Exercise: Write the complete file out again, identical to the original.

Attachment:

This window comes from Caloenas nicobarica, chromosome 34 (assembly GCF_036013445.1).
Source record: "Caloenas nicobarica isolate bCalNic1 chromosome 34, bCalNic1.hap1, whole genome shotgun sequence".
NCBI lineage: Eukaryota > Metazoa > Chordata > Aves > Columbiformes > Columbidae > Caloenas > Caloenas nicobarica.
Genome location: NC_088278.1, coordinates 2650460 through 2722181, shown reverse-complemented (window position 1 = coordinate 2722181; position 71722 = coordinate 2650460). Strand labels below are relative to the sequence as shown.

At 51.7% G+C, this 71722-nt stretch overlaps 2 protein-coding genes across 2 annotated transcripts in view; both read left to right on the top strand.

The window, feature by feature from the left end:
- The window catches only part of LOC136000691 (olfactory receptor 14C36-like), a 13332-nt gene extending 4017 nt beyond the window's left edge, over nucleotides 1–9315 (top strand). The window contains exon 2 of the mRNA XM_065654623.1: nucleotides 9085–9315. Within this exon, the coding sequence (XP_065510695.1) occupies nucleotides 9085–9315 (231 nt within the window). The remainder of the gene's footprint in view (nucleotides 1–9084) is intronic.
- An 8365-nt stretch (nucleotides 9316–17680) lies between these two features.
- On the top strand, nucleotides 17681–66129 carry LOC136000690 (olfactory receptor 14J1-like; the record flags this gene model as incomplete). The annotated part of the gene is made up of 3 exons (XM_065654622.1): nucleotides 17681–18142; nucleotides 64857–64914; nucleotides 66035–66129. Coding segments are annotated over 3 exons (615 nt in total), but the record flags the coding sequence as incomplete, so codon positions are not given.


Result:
This window comes from Caloenas nicobarica, chromosome 34 (assembly GCF_036013445.1).
Source record: "Caloenas nicobarica isolate bCalNic1 chromosome 34, bCalNic1.hap1, whole genome shotgun sequence".
NCBI lineage: Eukaryota > Metazoa > Chordata > Aves > Columbiformes > Columbidae > Caloenas > Caloenas nicobarica.
Genome location: NC_088278.1, coordinates 2650460 through 2722181, shown reverse-complemented (window position 1 = coordinate 2722181; position 71722 = coordinate 2650460). Strand labels below are relative to the sequence as shown.

At 51.7% G+C, this 71722-nt stretch overlaps 2 protein-coding genes across 2 annotated transcripts in view; both read left to right on the top strand.

The window, feature by feature from the left end:
- The window catches only part of LOC136000691 (olfactory receptor 14C36-like), a 13332-nt gene extending 4017 nt beyond the window's left edge, over nucleotides 1–9315 (top strand). The window contains exon 2 of the mRNA XM_065654623.1: nucleotides 9085–9315. Within this exon, the coding sequence (XP_065510695.1) occupies nucleotides 9085–9315 (231 nt within the window). The remainder of the gene's footprint in view (nucleotides 1–9084) is intronic.
- An 8365-nt stretch (nucleotides 9316–17680) lies between these two features.
- On the top strand, nucleotides 17681–66129 carry LOC136000690 (olfactory receptor 14J1-like; the record flags this gene model as incomplete). The annotated part of the gene is made up of 3 exons (XM_065654622.1): nucleotides 17681–18142; nucleotides 64857–64914; nucleotides 66035–66129. Coding segments are annotated over 3 exons (615 nt in total), but the record flags the coding sequence as incomplete, so codon positions are not given.